For Stanley “Pee Wee” Dawson, boxing is more than just a sport. It’s a life-long passion. Dawson, 63, has been involved in the sport for nearly 50 years and sees no end in sight.
“I first got into boxing in 1968,” Dawson said. “I had known [Jimmy Arthur] in passing and he asked me one day why don’t I come into the gym and work out? So I took up that offer.”
Arthur was a major influence in Dawson’s life. He credits Arthur with being the man who made him who he is today.
“He was like a father figure to me and he took me under his wing and I learned a whole lot from him,” Dawson said. “His son told me I remind him so much of his father because of the way I train, with the patience and tolerance I have with these fighters.”
Despite his commitment to the sweet science, Dawson was always an all-around athlete and got a chance to make his mark in the NFL.
“I was a walk-on with the Philadelphia Eagles in 1972,” Dawson said. “They liked me and invited me back the next year, only to be beat out by Po James.”
He didn’t let that keep him down as he played semi-professional football for the next six years. Football never prevented him from boxing however, and he was constantly around the sport.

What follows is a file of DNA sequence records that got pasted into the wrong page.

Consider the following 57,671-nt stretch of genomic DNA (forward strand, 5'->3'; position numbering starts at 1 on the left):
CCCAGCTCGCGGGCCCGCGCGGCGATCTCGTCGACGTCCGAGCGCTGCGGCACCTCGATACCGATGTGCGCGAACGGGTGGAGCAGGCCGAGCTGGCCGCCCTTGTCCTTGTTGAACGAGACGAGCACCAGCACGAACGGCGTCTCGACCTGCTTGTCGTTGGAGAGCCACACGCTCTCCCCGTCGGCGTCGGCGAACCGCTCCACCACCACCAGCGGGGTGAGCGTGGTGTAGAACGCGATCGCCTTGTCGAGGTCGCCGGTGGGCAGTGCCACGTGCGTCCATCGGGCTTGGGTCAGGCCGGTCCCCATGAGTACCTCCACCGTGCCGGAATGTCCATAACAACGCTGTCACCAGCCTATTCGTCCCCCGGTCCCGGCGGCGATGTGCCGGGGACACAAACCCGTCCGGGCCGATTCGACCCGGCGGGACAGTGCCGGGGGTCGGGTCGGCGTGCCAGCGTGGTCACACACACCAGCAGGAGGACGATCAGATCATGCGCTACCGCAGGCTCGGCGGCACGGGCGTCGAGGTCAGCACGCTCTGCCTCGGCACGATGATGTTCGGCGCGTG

It was in 1973 when Dawson had his first and last professional fight. After being told between rounds that he was supposed to throw the fight, he became disenfranchised with being a professional.
“I’m a winner,” Dawson said. “I don’t like losing. To be told I’m not supposed to win? That took the wind out of the sails.”
In 1979, Dawson turned his efforts toward training and has been doing that ever since. He enjoys being able to teach younger people the sport he has loved for so long. He wants to spread his knowledge.
“I feel a great sense of pride. I can’t do it anymore so I give it back,” Dawson said. “I like to watch a client start from scratch and watch them develop.”
After training in many gyms around Philadelphia, like Passyunk Gym and Joey Eyes Gym, two years ago, Dawson was invited by Peter “Petey Pop” Papaleo to train at Joe Hand Gym in Northern Liberties.
Dawson still finds inspiration in his life that he uses in his training. For example, his 8-year-old grandson has Cerebral Palsy and is teaching his grandfather lessons that he uses in his training.
“He teaches me, an adult like myself, patience and tolerance,” Dawson said.
Just like Arthur did with him, Dawson hopes to leave an impression on the young men and women he works with.
“I stuck around and I taught people,” Dawson said on his post-fighting career. “I gave them my wisdom and knowledge.”
-Text, images and video by John Iatesta